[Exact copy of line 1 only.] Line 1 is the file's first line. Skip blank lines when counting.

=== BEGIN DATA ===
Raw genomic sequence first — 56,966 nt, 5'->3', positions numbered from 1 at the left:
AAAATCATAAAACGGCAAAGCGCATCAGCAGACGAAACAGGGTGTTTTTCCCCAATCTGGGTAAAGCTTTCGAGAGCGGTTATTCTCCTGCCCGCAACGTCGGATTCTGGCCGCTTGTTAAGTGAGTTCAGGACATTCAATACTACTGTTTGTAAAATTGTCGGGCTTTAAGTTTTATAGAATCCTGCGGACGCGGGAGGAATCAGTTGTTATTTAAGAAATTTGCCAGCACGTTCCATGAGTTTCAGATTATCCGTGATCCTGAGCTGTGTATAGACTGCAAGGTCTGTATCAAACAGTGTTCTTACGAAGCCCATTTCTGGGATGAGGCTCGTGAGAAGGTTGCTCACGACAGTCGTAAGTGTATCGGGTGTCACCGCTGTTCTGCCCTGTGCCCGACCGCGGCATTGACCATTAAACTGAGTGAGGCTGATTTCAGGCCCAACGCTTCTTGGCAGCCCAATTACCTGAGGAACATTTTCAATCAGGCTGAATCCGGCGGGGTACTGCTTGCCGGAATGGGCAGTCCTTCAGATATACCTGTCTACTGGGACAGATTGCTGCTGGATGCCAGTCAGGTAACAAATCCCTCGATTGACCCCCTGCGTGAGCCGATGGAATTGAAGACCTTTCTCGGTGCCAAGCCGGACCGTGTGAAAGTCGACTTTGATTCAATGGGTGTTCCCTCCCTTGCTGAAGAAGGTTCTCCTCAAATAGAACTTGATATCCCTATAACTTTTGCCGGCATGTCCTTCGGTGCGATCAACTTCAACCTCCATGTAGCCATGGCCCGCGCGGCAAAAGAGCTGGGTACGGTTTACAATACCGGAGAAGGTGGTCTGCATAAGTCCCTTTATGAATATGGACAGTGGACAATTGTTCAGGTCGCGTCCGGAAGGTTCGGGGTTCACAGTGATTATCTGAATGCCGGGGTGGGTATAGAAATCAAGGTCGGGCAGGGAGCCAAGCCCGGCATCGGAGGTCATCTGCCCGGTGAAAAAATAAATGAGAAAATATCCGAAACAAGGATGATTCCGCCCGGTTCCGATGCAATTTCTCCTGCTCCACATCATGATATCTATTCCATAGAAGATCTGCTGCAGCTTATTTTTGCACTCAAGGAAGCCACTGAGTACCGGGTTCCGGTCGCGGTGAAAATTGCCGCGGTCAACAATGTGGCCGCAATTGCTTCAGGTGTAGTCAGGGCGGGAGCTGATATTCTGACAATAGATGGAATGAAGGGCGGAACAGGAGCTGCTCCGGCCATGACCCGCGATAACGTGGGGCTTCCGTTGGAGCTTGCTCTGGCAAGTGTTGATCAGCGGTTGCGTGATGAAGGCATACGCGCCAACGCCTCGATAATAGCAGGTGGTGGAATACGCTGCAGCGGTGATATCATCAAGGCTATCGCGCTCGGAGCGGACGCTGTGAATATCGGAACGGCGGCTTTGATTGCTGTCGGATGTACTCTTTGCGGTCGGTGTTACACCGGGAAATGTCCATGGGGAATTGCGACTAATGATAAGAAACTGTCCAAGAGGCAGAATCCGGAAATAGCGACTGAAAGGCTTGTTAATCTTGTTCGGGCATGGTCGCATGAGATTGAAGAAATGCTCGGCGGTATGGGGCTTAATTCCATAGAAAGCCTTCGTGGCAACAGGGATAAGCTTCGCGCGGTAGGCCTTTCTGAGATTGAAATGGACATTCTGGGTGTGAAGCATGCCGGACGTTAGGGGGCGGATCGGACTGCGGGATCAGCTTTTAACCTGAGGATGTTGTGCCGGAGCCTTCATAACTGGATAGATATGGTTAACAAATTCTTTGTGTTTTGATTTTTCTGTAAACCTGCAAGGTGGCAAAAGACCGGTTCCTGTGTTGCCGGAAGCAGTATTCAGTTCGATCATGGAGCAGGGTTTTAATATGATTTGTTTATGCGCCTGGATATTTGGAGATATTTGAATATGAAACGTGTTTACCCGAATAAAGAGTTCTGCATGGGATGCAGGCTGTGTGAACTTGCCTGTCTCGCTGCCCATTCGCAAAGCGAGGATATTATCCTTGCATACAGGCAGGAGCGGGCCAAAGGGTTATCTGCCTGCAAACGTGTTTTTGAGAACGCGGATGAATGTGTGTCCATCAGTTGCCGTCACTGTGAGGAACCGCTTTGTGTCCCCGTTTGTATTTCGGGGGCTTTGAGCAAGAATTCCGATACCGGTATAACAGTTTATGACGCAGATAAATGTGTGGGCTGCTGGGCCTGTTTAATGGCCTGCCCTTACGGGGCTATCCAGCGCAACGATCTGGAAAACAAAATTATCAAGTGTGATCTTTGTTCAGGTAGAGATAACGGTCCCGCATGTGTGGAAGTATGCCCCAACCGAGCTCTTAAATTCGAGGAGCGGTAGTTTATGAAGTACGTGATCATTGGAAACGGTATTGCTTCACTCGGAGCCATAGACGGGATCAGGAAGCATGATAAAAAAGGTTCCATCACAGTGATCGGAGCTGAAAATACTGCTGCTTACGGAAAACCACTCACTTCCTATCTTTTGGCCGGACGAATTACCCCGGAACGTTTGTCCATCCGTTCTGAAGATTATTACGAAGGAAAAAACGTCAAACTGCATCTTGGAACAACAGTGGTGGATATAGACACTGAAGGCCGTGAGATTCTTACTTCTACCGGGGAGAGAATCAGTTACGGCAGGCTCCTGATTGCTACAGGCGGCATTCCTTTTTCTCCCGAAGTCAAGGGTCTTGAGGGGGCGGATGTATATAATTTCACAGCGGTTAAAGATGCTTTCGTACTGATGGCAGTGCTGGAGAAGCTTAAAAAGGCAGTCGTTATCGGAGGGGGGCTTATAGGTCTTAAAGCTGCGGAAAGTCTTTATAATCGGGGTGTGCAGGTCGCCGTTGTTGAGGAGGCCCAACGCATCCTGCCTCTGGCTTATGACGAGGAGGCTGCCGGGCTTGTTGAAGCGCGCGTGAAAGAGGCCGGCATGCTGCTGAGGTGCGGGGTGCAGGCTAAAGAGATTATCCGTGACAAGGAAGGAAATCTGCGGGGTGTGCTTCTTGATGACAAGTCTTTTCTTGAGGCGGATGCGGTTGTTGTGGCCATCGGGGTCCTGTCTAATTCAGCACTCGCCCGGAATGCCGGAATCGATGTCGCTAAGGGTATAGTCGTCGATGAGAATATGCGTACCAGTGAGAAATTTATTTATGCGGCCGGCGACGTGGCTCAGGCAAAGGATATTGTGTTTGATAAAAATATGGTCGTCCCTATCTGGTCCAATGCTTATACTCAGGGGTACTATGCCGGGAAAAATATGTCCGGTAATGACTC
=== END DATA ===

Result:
Raw genomic sequence first — 56,966 nt, 5'->3', positions numbered from 1 at the left: